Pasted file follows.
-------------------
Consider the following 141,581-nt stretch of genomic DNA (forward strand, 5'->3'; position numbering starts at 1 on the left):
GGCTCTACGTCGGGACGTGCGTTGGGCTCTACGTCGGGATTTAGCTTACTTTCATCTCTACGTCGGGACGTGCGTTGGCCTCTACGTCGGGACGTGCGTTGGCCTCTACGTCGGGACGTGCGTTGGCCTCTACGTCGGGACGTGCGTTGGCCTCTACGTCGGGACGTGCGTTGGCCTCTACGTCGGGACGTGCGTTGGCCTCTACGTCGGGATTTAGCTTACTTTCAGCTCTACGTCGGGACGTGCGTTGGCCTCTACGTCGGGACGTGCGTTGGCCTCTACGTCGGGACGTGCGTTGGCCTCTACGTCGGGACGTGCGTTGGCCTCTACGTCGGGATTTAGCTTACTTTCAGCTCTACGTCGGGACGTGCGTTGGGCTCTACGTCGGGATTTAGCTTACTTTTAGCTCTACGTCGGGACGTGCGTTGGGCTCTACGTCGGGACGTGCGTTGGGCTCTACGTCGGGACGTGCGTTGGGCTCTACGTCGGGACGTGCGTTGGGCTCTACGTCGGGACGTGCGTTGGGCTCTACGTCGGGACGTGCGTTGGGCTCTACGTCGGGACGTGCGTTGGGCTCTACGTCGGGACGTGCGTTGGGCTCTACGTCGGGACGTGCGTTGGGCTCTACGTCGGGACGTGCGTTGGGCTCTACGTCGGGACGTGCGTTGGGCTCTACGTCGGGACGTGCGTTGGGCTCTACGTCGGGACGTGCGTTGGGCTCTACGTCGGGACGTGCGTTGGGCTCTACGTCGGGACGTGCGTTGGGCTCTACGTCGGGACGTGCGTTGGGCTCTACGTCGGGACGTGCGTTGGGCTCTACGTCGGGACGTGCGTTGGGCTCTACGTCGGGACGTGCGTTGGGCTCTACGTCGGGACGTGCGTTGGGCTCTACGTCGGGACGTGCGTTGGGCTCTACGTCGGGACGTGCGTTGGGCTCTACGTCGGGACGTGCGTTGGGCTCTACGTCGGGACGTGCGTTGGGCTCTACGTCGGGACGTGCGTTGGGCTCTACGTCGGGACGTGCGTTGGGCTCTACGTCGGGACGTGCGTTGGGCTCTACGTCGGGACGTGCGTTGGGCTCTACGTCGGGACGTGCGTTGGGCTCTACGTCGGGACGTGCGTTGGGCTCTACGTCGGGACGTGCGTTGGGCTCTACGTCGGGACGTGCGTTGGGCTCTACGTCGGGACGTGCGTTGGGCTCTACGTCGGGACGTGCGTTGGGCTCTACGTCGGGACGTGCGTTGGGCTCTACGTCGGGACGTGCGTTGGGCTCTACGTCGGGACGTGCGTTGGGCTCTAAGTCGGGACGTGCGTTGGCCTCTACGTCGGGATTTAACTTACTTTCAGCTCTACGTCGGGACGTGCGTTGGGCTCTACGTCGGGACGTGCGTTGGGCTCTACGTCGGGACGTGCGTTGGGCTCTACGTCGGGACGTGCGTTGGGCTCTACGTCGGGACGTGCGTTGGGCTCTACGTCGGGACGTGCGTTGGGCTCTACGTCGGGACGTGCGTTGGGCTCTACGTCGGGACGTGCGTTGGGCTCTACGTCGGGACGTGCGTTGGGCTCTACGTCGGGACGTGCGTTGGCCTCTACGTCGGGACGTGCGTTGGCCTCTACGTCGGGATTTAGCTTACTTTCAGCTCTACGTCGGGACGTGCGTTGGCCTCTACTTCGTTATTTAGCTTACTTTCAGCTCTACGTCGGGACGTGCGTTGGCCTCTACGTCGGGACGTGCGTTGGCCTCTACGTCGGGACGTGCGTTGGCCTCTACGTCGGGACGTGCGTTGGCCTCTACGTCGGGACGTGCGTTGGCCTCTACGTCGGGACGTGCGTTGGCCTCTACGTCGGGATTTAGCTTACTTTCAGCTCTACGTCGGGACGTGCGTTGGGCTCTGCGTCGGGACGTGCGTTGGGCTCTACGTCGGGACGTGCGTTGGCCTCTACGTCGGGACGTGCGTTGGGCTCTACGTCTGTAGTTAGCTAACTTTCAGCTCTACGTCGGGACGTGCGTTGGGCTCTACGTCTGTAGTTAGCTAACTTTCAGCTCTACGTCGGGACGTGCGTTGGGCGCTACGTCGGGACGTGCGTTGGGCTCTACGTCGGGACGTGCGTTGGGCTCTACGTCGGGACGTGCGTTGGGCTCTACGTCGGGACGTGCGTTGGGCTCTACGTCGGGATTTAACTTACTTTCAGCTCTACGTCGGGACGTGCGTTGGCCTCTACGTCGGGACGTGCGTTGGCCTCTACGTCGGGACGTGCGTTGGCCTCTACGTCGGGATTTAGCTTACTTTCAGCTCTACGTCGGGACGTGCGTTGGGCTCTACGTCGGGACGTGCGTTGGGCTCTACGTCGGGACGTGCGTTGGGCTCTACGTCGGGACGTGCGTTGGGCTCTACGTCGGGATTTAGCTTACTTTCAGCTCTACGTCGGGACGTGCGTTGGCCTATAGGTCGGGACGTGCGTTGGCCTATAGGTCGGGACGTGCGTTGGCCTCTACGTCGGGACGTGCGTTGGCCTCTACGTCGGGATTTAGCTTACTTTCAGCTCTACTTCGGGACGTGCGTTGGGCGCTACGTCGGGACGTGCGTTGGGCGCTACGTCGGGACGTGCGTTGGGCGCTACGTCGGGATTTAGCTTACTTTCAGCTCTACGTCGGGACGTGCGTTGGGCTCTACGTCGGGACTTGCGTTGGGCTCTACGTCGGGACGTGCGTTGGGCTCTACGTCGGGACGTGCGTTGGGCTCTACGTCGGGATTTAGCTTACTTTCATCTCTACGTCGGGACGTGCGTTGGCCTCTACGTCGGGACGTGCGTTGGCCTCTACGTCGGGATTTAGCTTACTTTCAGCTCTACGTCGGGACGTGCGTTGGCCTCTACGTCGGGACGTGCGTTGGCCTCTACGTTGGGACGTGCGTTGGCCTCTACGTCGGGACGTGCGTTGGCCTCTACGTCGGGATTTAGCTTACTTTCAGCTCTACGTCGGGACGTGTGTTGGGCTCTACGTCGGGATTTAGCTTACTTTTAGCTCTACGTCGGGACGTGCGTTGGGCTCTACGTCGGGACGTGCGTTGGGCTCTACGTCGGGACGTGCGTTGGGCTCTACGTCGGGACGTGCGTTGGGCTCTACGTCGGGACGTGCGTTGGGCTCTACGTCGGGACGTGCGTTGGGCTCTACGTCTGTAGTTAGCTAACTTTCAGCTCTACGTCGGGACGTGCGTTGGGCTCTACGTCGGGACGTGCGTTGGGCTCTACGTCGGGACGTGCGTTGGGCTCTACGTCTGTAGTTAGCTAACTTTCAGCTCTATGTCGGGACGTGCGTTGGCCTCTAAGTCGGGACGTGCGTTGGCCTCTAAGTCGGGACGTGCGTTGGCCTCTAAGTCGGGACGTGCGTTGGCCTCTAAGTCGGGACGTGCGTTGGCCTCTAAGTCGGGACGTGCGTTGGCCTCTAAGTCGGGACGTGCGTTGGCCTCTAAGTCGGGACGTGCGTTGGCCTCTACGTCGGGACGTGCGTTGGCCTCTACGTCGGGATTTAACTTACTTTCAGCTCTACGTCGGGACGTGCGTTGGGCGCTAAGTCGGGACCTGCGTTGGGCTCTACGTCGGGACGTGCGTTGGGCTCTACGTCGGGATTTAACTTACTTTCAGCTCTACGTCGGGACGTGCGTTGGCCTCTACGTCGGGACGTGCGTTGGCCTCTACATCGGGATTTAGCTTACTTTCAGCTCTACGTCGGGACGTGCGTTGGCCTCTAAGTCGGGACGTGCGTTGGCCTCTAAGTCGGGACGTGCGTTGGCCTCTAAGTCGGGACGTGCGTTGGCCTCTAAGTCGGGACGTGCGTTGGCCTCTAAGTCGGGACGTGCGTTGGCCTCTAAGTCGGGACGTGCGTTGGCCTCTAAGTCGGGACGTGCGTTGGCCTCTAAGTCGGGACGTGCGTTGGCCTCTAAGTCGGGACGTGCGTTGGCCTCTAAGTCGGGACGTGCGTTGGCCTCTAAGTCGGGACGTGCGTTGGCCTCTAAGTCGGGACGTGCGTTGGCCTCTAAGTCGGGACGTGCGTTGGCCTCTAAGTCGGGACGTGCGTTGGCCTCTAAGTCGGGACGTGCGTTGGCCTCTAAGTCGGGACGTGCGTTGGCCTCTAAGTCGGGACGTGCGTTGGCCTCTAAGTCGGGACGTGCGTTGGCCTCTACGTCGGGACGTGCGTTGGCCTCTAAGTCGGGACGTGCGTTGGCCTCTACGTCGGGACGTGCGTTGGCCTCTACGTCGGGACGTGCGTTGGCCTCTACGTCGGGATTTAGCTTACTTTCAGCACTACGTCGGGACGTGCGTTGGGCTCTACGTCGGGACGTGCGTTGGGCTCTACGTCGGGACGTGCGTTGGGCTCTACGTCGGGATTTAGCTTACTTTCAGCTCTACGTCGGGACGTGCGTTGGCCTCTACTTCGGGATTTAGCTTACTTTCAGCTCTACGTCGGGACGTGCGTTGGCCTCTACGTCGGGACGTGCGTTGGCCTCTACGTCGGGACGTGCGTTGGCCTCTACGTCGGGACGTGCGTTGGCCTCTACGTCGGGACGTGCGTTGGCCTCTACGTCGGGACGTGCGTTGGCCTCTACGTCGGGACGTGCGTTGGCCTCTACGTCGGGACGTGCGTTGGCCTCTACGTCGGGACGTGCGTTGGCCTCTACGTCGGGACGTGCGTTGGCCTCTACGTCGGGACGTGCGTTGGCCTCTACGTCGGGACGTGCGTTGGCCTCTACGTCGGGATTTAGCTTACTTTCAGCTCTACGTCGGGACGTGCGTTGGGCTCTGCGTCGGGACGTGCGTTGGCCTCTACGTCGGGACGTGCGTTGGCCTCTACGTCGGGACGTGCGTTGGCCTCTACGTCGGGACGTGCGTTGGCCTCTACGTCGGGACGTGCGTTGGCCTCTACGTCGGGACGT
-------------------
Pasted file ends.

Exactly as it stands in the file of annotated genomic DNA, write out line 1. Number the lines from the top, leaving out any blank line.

Consider the following 141,581-nt stretch of genomic DNA (forward strand, 5'->3'; position numbering starts at 1 on the left):